Table 3 shows the comparison between the calculated values from MD with our protocol and with the standard approach based on rotational correlation functions with the experimental values. An overall good agreement with experiments is obtained via the analysis of angular momentum autocorrelation functions, within a factor between 1 and 1.5. The TIP3P model for water molecules has been employed, even if this model reproduces better the bulk properties of water,15,16 rotational diffusion is not always as well reproduced as with the angular momentum based approach. For the case of thrombin a smaller value of the calculated diffusion tensor with respect to the experiment is found. However, we note that both calculations, either based on rotation correlation functions or angular momentum relaxation provide a similar estimate of the diffusion tensor.

The assumption that the inertia and friction/diffusion tensors are approximately collinear has been tested as shown in Fig. 3 where we compare for the 10-alanine peptide and thrombin the orientation of the principal axes of inertia (MF, depicted in red, in the leftmost panels of the figure) with the orientation of the principal values of the diffusion tensor (depicted in green, in the rightmost panels).


image file: c8cp04879g-f3.tif
Fig. 3 Orientation of (a) the principal axes of inertia of 10-alanine peptide, (b) the principal axes of the diffusion tensor of 10-alanine peptide, (c) the principal axes of inertia of thrombin, and (d) the principal axes of the diffusion tensor of thrombin.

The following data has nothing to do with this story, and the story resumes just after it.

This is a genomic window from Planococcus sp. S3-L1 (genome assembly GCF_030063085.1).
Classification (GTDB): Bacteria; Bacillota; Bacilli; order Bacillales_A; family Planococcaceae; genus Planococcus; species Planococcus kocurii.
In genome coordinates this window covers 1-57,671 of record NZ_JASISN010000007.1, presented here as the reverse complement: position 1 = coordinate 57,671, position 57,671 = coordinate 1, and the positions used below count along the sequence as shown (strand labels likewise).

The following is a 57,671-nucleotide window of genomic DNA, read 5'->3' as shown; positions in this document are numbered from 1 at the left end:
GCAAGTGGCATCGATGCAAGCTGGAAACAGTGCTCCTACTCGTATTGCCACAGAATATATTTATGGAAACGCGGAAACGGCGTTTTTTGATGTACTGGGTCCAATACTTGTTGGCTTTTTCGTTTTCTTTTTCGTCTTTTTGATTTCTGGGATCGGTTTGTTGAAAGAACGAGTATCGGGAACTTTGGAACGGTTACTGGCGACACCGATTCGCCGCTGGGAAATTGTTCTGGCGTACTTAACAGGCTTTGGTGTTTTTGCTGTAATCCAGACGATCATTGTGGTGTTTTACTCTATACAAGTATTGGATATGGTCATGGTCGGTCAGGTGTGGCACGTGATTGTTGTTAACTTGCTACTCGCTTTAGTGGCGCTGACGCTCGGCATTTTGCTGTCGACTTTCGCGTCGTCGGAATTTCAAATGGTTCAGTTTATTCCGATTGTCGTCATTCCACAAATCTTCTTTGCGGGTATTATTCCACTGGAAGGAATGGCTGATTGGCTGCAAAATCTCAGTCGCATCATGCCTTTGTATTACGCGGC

From this analysis we can thus state that the main source of the deviation from the mono exponential decay of the angular momentum autocorrelation functions is the non-rigidity of the protein. However, a fit with a simple mono-exponential or bi-exponential function is able to extract most of the information regarding the relaxation of the total angular momentum, providing a very good estimate of the friction/diffusion tensor from very short MD trajectories.

Finally, the stability of the angular momentum based method, with respect to the length of the trajectory, has been tested. For the GB3, BPTI, and LYS proteins results have been compared with the calculation performed with half of the trajectory. The data is reported in the ESI. It is shown that for the smaller proteins the effect of the trajectory length is more important. A test has been conducted also on the newly included data for thrombin for which the 3 ns short, production MD, was divided in 6 portions of 0.5 ns each. Using only a 0.5 ns portion or the whole trajectory is changing the results <5%, which is comparable with the errors of the fitting procedure, as shown in Table 3. Thus, from our tests, we can say that the precision of our method can be safely set to <10% error.

Table 3 Comparison of available experimental (exp) isotropic part of the rotational diffusion tensor with MD results obtained with analysis of angular momentum (L-MD) and rotational functions available in our laboratory (R-MD) autocorrelation functions, and with the hydrodynamics (DiTe) approach. The polyalanine peptides were compared only with the hydrodynamics based approach. DR-MD for LYS is reported from ref. 12, obtained from a 200 ns production trajectory in the NVE ensemble, with the Amber ff99SB force field for the protein, and SPC/E water model
Molecule D expiso/107 Hz D L-MDiso [thin space (1/6-em)] /107 Hz D R-MDiso/107 Hz D DiTeiso/107 Hz
a In parenthesis we report the error on the diffusion coefficient estimated by propagating the error on the correlation time, which comes from the fitting procedure.
2ALA 516 (2.3%) 442
5ALA 85.5 (2.2%) 113
10ALA 57.1 (3.8%) 69.0
GB3 5.5 7.9 (1.4%) 4.7 5.3
BPTI 4.3 5.4 (7.3%) 3.6 4.7
PB1 1.9 2.5 (1.3%) 1.7 1.9
LYS 2.3 2.3 (2.3%) 3.212 2.5
THR 1.1 0.49 (2.7%) 0.25 1.1


3 Conclusions